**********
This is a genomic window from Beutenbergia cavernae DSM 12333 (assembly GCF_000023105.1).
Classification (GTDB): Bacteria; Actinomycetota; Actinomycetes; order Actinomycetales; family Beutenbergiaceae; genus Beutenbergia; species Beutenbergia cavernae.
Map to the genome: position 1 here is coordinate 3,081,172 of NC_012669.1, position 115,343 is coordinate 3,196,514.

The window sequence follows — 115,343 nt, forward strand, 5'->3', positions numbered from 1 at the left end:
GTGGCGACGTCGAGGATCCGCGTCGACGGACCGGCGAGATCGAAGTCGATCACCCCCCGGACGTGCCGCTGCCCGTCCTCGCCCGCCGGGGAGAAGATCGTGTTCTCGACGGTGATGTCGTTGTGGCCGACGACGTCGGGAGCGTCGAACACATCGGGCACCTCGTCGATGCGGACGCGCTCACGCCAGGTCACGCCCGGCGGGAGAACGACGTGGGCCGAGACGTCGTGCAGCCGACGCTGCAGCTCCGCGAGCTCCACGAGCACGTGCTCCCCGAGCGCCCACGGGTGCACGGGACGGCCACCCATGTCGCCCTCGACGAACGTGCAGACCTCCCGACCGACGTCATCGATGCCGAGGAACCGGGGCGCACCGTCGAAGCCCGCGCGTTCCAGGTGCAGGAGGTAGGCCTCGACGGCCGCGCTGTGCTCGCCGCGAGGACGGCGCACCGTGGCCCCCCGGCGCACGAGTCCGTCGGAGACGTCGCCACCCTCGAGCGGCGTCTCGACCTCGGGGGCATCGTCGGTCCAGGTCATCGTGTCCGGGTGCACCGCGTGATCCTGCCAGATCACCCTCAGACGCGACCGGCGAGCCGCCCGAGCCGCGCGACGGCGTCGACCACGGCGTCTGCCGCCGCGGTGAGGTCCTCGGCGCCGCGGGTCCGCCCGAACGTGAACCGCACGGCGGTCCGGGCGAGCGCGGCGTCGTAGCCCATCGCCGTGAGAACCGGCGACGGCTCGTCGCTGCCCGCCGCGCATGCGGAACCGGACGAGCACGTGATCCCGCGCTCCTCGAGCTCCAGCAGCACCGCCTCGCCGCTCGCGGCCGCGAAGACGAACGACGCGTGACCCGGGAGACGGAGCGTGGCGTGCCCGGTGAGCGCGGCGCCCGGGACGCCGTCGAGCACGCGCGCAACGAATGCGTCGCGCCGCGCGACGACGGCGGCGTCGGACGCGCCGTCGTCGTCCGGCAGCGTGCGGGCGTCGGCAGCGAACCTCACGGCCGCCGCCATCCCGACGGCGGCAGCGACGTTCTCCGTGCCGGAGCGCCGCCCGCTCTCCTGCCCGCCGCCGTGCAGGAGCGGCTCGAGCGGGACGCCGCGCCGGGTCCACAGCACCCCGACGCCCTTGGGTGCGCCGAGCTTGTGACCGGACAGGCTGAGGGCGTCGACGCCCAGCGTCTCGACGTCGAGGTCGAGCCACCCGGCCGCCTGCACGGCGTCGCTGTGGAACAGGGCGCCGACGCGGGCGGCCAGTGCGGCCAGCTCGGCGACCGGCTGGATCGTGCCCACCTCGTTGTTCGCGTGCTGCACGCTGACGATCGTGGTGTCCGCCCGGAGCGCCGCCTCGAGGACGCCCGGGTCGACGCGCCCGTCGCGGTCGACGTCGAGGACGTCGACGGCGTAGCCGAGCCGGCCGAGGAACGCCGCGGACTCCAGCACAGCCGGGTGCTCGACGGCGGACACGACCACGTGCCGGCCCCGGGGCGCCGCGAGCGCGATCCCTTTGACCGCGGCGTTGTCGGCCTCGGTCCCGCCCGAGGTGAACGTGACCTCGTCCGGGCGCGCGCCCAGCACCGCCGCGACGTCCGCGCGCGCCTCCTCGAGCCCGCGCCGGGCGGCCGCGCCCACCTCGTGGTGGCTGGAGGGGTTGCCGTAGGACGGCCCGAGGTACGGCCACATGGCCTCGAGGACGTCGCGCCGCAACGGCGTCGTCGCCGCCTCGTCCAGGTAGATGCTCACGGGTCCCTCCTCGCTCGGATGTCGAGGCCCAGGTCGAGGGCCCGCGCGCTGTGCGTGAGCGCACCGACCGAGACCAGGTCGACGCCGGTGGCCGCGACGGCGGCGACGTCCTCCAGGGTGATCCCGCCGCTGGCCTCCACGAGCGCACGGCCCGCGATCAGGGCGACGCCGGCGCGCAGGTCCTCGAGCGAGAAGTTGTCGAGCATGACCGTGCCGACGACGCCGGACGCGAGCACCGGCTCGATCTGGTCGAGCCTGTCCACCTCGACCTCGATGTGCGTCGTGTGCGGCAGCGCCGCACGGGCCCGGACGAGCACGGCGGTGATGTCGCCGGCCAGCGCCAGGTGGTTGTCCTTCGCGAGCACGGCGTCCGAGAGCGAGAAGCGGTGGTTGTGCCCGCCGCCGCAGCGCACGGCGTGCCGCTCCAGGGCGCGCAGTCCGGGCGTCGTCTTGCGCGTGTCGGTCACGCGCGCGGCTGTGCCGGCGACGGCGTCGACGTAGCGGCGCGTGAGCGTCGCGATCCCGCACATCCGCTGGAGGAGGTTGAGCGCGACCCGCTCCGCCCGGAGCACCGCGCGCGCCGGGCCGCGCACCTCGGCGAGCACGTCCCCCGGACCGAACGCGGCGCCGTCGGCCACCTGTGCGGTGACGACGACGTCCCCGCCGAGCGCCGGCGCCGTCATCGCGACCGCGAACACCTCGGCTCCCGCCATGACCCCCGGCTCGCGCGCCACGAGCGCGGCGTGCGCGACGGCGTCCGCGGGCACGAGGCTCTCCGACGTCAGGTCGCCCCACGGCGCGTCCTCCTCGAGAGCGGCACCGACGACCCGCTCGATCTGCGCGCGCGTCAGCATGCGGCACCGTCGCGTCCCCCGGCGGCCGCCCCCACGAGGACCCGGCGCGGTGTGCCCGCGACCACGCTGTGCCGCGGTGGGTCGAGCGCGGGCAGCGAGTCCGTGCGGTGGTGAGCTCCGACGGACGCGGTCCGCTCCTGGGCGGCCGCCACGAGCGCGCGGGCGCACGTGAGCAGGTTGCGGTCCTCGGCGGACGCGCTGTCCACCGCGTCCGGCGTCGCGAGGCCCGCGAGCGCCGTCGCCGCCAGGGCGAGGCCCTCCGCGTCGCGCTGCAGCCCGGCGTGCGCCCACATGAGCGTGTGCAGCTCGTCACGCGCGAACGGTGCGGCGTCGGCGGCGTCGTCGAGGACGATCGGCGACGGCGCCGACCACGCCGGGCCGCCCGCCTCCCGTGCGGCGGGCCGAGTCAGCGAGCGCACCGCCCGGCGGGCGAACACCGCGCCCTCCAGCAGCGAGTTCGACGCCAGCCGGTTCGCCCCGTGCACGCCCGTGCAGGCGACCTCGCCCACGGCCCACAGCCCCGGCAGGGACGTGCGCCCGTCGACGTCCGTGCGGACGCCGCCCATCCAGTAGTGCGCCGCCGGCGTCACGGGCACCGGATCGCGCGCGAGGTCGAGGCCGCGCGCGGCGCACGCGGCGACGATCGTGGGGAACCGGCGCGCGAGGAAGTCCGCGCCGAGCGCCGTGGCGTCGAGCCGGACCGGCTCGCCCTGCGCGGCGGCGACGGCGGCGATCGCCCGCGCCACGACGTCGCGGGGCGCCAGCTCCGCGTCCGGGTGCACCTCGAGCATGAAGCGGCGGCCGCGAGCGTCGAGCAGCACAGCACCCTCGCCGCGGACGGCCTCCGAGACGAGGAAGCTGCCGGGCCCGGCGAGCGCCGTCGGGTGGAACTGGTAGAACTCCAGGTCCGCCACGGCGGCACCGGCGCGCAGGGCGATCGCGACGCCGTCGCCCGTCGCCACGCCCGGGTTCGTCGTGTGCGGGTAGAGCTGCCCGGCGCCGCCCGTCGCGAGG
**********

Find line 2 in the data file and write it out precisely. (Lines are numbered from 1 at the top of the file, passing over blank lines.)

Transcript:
Classification (GTDB): Bacteria; Actinomycetota; Actinomycetes; order Actinomycetales; family Beutenbergiaceae; genus Beutenbergia; species Beutenbergia cavernae.